Our photographers of 2016
Words by Terry Hawes
Photography by Marshall Kappel,
Sean Hardy, Chris Auld, Jack Chevell,
Simon Gill, Xavier Young
and Nic Stevenson
Part of the Simpson ethos has always been to encourage and nurture new talent. 2016 saw us work with new and established photographers capturing the very essence of this beautiful sport.
The standard of Marshall Kappel's work has always remained consistently high, it's seen by many as the benchmark in cycling photography. Issue 10's wraparound cover image of Ian Stannard truly sums up the agony and the ecstasy of modern era one-day classics such as Paris-Roubaix. So it seemed only right and proper to feature an exclusive interview with Marshall in our Milestone edition.
Sean Hardy's approach to any photographic assignment we've sent him on is one of utter professionalism, dedication and commitment. From his first commission for us - our pro team bike feature in issue 9 - we knew Sean was an awesome talent in the making. Since then he's captured life behind the scenes with Cannondale Pro Cycling for issue 10 and has gone on to shoot issue 11's cover story, the charismatic Graeme Obree, as well as the Drops women's cycling team.
Following a 20-year career in advertising and design photography, Chris Auld decided to change course and concentrate instead on covering the sport of cycling. Chris produced some intensely striking images of the UCI Track Cycling World Championships in London for us earlier this year.
Stage 7 of the 2016 Tour of Britain offered a sneak preview into the form of the world's finest time trialists ahead of Rio. Jack Chevell's images accurately described the tension between Tony Martin and Tom Dumoulin's pre-Olympic meeting. Jack is also a gifted writer, a special talent covering all editorial bases.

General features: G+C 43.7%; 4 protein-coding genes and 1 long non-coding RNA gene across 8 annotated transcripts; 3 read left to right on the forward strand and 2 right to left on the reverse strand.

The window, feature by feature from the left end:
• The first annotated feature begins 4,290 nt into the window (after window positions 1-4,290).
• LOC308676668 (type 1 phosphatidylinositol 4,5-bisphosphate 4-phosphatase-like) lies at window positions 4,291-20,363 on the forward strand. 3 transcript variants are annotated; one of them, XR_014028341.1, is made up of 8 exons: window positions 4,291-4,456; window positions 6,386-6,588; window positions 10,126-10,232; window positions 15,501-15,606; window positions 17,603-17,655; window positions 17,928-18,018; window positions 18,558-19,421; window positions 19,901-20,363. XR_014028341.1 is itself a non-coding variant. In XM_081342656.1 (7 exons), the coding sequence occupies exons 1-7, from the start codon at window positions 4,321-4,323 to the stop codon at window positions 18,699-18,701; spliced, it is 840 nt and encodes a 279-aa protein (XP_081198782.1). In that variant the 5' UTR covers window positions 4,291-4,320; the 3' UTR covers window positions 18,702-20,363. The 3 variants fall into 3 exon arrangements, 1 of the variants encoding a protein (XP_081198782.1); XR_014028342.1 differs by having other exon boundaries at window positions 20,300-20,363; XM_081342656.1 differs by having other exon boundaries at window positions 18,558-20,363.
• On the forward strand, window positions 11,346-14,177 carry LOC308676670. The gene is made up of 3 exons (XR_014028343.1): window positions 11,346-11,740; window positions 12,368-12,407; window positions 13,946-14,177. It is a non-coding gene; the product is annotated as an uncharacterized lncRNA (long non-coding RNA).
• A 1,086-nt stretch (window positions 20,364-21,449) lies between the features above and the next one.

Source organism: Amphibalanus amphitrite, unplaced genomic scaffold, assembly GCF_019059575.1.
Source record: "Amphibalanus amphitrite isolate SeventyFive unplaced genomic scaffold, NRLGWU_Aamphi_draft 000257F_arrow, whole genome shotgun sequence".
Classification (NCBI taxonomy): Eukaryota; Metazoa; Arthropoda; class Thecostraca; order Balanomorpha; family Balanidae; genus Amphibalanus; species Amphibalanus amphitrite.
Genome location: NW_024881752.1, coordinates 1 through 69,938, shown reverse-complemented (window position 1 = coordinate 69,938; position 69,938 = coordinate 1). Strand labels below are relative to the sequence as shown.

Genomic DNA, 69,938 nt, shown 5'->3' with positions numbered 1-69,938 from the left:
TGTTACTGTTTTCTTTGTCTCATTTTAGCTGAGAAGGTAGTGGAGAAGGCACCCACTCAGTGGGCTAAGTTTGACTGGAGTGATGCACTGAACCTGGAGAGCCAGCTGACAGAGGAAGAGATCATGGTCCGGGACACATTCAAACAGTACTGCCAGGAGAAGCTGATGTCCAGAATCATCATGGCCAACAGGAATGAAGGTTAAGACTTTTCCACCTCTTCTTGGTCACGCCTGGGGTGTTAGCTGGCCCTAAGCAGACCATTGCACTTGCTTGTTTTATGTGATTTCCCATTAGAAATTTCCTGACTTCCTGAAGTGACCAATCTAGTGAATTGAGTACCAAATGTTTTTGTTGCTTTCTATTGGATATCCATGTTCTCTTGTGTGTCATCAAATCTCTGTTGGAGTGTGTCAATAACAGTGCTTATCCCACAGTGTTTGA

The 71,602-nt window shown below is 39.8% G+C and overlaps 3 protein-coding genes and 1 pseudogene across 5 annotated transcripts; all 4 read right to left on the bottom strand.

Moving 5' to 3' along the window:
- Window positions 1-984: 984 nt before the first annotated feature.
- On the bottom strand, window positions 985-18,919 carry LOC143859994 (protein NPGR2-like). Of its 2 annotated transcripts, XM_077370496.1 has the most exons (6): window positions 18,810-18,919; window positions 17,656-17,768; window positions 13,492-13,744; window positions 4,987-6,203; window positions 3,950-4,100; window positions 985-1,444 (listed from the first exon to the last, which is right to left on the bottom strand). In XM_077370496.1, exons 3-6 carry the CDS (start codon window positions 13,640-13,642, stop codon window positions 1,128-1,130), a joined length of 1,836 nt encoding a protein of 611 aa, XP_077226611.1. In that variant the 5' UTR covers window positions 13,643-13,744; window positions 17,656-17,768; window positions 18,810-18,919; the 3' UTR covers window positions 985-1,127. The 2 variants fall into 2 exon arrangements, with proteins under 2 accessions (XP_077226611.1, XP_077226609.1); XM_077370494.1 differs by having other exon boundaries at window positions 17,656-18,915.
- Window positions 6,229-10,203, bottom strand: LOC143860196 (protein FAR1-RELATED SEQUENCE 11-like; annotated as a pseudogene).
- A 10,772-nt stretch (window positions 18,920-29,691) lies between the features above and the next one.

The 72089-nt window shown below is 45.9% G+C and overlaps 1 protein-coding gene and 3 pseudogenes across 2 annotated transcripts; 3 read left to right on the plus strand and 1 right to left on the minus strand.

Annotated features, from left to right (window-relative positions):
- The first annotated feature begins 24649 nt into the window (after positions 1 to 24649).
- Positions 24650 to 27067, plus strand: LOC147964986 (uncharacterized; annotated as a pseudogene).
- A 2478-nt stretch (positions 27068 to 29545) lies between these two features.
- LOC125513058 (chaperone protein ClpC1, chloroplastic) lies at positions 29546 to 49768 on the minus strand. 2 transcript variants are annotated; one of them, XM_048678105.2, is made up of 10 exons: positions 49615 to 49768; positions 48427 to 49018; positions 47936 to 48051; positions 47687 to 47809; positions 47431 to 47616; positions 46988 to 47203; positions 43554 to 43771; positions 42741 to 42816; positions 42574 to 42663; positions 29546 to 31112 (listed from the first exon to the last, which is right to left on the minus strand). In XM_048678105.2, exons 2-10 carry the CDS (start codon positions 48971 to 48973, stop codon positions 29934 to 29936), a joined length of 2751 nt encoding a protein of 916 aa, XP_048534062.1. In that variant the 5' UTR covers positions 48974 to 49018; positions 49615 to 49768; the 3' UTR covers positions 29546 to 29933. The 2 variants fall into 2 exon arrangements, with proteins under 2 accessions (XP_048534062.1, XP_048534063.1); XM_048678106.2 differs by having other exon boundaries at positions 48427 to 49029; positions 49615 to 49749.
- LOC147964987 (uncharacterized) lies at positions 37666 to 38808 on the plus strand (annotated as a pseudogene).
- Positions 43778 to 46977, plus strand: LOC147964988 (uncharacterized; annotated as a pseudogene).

Simon Gill was introduced to us by staff writer Nick Christian. Simon's images from 2016's Giro d'Italia tastefully and sensitively enhanced Nick's opinion piece about podium girls.
Issue 11 saw the magazine expand its Kit You Can't Do Without section. As we never do product reviews, only recommending things we've personally ridden with, we called upon the talents of Xavier Young to capture a range of products from rear lights to shoes to a bike frame. The brief was never going to be easy but Xavier's approach really got to the heart of what we were looking for.
Nic Stevenson went to encourage and support a friend who signed up for the Urban Hill Climb in London late last year. He took his camera along almost as an afterthought - we were glad he did. His images of the event offer a great insight into the day - see for yourself in issue 11.
The photographic assignments that lie ahead in 2017 will present a new set of challenges for our photographers. We look forward to bringing you more stunning imagery from the world of cycling in the year ahead.